Release Date: August 12, 2016
Catalog #: RR7939
Format: Digital & Physical
21st Century
Solo Instrumental


Miguel Chuaqui composer

Lisa Byrnes flute
Robert Stephenson oboe
Lee Livengood clarinet
Stephen Proser french horn
Lori Wike bassoon
Donn Schaefer bass trombone
Madeleine Shapiro cello
Marilyn Nonken piano

Chilean-American composer Miguel Chuaqui presents beautifully crafted works for small chamber and solo instruments on his Ravello Records release CONFABULARIO. The American Academy of Arts and Letters says of Chuaqui “His music shows qualities attributable to his Latin-American roots; although he is not a ‘genre’ composer. He is a clearly integrated personality, which exhibits a unique and convincing sensibility.”

The works on this album present a wide range of interrelated musical materials arrayed into artfully crafted forms. This quality is perhaps most salient in the solo piano work Blues En El Corazon, which features three movements based on musical idea of the blues scale. Written for American pianist Marilyn Nonken, the role of the blues scale’s influence shifts from movement to movement in differing disguises. The intervals that compose the structurally significant chord in the work’s first movement “Blues Claro”, mirror the intervals that define blues music’s harmonic language.

The two-movement work Confabulario (the title derived from the Spanish verb, ‘confabular’: to conspire) for wind quintet expresses the image of a group of people (or even a family) who loudly talk over each other in the process of reaching a consensus. The piece’s first movement, “Rapsodia”, illustrates the independence, difference, and disharmony inherent to the characters, in the sounds of the wind quintet’s composite instruments. The second movement “Concertacion” portrays the group’s arrival at an agreement, as motives from an early oboe solo are passed among the other instruments.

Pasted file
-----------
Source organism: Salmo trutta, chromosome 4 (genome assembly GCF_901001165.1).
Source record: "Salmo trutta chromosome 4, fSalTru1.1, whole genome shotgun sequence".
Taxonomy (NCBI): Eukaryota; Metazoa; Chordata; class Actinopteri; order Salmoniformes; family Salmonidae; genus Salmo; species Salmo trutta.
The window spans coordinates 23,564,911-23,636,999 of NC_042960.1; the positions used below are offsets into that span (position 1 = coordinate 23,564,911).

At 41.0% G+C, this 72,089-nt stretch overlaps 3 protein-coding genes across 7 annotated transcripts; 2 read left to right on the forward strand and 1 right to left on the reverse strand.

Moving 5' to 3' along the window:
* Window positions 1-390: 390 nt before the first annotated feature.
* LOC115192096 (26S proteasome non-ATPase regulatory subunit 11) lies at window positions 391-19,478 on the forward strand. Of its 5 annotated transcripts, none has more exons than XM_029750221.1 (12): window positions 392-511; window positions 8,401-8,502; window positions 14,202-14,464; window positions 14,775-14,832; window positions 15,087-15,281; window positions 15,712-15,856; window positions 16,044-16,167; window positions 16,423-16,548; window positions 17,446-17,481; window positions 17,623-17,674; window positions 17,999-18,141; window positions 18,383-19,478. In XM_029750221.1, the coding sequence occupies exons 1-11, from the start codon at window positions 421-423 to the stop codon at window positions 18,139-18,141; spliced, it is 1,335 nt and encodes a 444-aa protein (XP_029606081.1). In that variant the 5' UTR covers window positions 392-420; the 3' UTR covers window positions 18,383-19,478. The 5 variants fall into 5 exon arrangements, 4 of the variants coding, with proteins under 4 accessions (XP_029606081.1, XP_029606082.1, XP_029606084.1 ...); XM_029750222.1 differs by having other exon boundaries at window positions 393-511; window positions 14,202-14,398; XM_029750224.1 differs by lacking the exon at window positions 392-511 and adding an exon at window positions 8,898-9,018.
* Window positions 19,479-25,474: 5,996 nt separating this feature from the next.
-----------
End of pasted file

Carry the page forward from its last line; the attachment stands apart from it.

Hear the full album on YouTube

Artist Information

Miguel Chuaqui


The Chilean-American composer Miguel Chuaqui was born in 1964 in Berkeley California, and grew up in Santiago, Chile. He studied piano at the Escuela Moderna de Música and the Pontificia Universidad Católica de Chile. In 1984 he transferred to the University of California at Berkeley, where he majored in Mathematics and Music, studied electroacoustic music at CNMAT (Center for New Music and Audio Technologies), and went on to complete his Ph.D. in Composition with composer Andrew Imbrie.